Jump to Navigation

The Boer War

By Peter Warwick | Published in 1980 
Print this article   Email this article
Thomas Pakenham

'It appears certain that, after [one] serious defeat, they would be too deficient in discipline and organisation to make any further real stand.' This view of the Boers was advanced in a secret intelligence report circulated within the British War Office on the eve of the Anglo-Boer War of 1899-1902 – a war that was destined to last two-and-three-quarter years, cost the British taxpayer over £200 million, result in the loss of at least 22,000 British, 25,000 Boer and inestimable African lives, and damage irreparably Britain's former self-assurance in the capabilities of her armed forces. The British defeats at the Stormberg on December 10th, 1899, at Magersfontein on the following day, and at Colenso on December 15th, startled the nation: 'The week which extended from December 10th to December 17th... was the blackest one known during our generation, and the most disastrous for British arms during the century', wrote Sir Arthur Conan Doyle. That Britain should have underestimated the military difficulties of the South African campaign was neither surprising nor excusable. Her armies and commanders had become accustomed during the preceding half-century to small-scale, often punitive, imperial operations against determined but much less well- equipped opponents. By contrast, the Boers could put into the field an army of over 50,000 men, all well-armed with the most sophisticated weaponry available. As the struggle developed, Britain's nineteenth-century army had repeatedly to come to terms with fighting a twentieth-century war.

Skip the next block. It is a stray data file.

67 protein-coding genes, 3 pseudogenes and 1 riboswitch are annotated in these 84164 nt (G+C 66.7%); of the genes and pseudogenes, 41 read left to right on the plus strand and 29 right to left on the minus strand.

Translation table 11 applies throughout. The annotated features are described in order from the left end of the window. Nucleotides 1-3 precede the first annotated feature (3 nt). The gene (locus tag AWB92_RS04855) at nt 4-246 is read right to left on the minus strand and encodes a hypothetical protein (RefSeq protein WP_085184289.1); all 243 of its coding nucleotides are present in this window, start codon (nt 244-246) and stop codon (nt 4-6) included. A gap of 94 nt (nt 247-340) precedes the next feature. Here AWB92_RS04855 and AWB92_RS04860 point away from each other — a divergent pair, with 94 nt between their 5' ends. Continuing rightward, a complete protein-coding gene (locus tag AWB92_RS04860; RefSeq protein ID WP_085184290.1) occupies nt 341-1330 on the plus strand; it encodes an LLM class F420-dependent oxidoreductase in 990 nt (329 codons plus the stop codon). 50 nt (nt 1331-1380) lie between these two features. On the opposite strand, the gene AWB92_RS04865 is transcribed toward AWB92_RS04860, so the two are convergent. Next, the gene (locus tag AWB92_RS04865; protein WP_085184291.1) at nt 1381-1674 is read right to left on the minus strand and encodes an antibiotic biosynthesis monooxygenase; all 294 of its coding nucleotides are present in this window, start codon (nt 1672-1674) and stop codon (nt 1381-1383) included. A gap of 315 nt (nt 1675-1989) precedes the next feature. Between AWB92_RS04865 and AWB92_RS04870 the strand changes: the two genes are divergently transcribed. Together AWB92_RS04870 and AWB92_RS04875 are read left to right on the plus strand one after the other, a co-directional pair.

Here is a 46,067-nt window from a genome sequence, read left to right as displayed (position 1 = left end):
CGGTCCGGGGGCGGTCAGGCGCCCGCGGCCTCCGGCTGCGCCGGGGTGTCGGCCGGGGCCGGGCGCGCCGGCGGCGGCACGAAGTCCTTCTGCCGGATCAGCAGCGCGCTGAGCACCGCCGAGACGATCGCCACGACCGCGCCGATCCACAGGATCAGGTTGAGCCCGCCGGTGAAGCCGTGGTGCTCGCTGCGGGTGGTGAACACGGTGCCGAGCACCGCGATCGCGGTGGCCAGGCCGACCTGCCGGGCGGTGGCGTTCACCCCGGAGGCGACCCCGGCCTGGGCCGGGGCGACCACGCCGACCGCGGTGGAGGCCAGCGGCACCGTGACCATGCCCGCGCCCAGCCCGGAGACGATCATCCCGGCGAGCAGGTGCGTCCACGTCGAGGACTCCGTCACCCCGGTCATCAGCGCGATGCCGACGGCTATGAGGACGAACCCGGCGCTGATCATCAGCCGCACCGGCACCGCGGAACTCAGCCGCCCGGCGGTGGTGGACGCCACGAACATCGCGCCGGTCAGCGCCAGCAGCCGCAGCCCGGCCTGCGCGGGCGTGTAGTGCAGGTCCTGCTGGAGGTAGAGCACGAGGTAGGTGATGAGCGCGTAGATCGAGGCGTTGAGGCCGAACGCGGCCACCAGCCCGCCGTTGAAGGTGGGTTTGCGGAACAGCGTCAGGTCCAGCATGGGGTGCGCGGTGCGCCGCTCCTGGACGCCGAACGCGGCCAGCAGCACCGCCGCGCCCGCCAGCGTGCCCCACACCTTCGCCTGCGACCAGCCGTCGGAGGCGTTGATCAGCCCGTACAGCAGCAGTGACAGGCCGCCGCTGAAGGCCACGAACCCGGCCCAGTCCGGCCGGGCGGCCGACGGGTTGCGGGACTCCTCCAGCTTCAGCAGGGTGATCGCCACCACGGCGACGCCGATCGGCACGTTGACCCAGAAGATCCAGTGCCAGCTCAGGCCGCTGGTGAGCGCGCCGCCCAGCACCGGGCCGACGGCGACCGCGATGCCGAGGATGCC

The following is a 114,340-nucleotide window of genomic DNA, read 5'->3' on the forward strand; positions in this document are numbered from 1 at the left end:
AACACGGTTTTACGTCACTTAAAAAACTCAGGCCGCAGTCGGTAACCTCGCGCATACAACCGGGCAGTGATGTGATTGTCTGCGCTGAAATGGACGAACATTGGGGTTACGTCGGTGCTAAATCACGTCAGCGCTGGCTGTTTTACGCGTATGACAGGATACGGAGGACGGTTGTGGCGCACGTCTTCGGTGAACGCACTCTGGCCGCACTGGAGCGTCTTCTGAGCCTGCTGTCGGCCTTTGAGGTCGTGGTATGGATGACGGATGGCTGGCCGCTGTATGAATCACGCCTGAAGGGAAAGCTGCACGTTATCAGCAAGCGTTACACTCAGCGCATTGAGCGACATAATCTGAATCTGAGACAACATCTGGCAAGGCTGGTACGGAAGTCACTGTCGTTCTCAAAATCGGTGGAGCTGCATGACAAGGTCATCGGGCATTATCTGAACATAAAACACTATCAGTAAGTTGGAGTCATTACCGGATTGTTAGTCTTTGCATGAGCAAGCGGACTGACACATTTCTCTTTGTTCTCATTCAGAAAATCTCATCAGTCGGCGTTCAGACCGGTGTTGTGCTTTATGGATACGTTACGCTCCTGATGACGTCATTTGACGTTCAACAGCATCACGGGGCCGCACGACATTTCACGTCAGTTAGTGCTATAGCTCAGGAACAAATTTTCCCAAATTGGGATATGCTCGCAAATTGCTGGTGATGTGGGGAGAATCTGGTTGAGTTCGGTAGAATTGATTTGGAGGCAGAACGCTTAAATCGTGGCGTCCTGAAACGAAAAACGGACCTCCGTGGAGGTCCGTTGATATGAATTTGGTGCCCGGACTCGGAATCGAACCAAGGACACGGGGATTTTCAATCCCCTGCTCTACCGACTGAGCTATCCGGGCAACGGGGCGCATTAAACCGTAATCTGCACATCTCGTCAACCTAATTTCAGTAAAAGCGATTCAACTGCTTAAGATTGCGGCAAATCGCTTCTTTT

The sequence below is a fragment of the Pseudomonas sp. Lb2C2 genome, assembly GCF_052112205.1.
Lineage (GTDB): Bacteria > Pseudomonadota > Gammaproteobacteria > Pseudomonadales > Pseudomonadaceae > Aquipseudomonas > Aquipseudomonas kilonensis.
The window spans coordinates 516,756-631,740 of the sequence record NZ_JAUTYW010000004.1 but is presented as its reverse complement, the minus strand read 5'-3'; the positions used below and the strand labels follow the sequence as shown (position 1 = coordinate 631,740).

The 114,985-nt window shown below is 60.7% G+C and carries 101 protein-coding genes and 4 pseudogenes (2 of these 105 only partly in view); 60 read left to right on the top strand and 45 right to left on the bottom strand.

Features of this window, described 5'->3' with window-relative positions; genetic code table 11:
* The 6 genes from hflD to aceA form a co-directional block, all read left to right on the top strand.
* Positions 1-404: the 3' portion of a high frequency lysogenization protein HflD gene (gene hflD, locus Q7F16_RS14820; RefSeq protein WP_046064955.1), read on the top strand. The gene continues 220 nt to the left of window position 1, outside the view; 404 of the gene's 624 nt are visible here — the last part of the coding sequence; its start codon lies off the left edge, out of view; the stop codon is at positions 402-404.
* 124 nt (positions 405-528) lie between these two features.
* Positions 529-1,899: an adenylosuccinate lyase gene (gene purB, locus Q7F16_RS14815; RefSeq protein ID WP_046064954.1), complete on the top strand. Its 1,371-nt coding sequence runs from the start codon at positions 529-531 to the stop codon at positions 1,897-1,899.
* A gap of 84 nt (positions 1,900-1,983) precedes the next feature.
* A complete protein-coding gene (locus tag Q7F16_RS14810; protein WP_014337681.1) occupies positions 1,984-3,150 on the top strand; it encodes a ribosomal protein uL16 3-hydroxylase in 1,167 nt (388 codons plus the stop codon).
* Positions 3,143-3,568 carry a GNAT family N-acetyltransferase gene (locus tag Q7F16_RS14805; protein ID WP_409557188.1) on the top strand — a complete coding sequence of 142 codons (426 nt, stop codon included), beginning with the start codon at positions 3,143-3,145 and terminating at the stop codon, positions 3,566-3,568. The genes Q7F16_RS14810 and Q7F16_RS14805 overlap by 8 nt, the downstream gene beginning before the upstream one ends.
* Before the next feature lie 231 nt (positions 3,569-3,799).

With the arrival in South Africa early in 1900 of Lord Roberts as Commander-in-Chief and Lord Kitchener as his Chief-of-Staff, together with heavy reinforcements, the military tide began to turn. By the middle of the year Johannesburg and the Boer capitals had been captured; and to many, including Lord Roberts, who returned home triumphantly in December, the war seemed all but over. Yet the guerrilla phase of the war was only just beginning, and under the astute leadership of Botha, De Wet and De la Rey the conflict dragged on, ever more ruthlessly on Kitchener's part, until May, 1902, when the Boer guerrillas finally laid down their arms and recognised Britain's annexation of their republics.


 This article is available to History Today online subscribers only. If you are a subscriber, please log in.

Please choose one of these options to access this article:

Call our Subscriptions department on +44 (0)20 3219 7813 for more information.

If you are logged in but still cannot access the article, please contact us



About Us | Contact Us | Advertising | Subscriptions | Newsletter | RSS Feeds | Ebooks | Podcast | Submitting an Article
Copyright 2012 History Today Ltd. All rights reserved.